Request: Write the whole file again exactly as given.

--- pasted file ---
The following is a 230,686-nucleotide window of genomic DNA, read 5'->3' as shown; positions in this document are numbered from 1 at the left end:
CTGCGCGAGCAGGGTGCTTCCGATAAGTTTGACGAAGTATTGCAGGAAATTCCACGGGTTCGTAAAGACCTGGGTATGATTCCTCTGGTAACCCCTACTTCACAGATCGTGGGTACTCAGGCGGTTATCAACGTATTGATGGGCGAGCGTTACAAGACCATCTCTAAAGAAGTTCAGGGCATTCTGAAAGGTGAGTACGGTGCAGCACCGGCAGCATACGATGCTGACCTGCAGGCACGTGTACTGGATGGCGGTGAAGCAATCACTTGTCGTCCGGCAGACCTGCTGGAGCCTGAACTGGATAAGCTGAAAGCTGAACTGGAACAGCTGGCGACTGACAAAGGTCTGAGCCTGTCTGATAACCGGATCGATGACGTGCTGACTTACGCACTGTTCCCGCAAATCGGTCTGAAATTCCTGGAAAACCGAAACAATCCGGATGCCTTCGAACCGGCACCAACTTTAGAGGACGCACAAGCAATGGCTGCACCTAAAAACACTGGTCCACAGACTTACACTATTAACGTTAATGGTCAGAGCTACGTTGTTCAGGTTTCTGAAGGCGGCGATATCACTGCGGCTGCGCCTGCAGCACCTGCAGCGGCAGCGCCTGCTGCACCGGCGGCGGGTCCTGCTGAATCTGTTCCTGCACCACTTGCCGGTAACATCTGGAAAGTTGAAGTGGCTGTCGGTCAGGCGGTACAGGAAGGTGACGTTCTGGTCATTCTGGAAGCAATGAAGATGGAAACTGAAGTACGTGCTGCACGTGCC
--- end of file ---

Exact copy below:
The following is a 230,686-nucleotide window of genomic DNA, read 5'->3' as shown; positions in this document are numbered from 1 at the left end:
CTGCGCGAGCAGGGTGCTTCCGATAAGTTTGACGAAGTATTGCAGGAAATTCCACGGGTTCGTAAAGACCTGGGTATGATTCCTCTGGTAACCCCTACTTCACAGATCGTGGGTACTCAGGCGGTTATCAACGTATTGATGGGCGAGCGTTACAAGACCATCTCTAAAGAAGTTCAGGGCATTCTGAAAGGTGAGTACGGTGCAGCACCGGCAGCATACGATGCTGACCTGCAGGCACGTGTACTGGATGGCGGTGAAGCAATCACTTGTCGTCCGGCAGACCTGCTGGAGCCTGAACTGGATAAGCTGAAAGCTGAACTGGAACAGCTGGCGACTGACAAAGGTCTGAGCCTGTCTGATAACCGGATCGATGACGTGCTGACTTACGCACTGTTCCCGCAAATCGGTCTGAAATTCCTGGAAAACCGAAACAATCCGGATGCCTTCGAACCGGCACCAACTTTAGAGGACGCACAAGCAATGGCTGCACCTAAAAACACTGGTCCACAGACTTACACTATTAACGTTAATGGTCAGAGCTACGTTGTTCAGGTTTCTGAAGGCGGCGATATCACTGCGGCTGCGCCTGCAGCACCTGCAGCGGCAGCGCCTGCTGCACCGGCGGCGGGTCCTGCTGAATCTGTTCCTGCACCACTTGCCGGTAACATCTGGAAAGTTGAAGTGGCTGTCGGTCAGGCGGTACAGGAAGGTGACGTTCTGGTCATTCTGGAAGCAATGAAGATGGAAACTGAAGTACGTGCTGCACGTGCC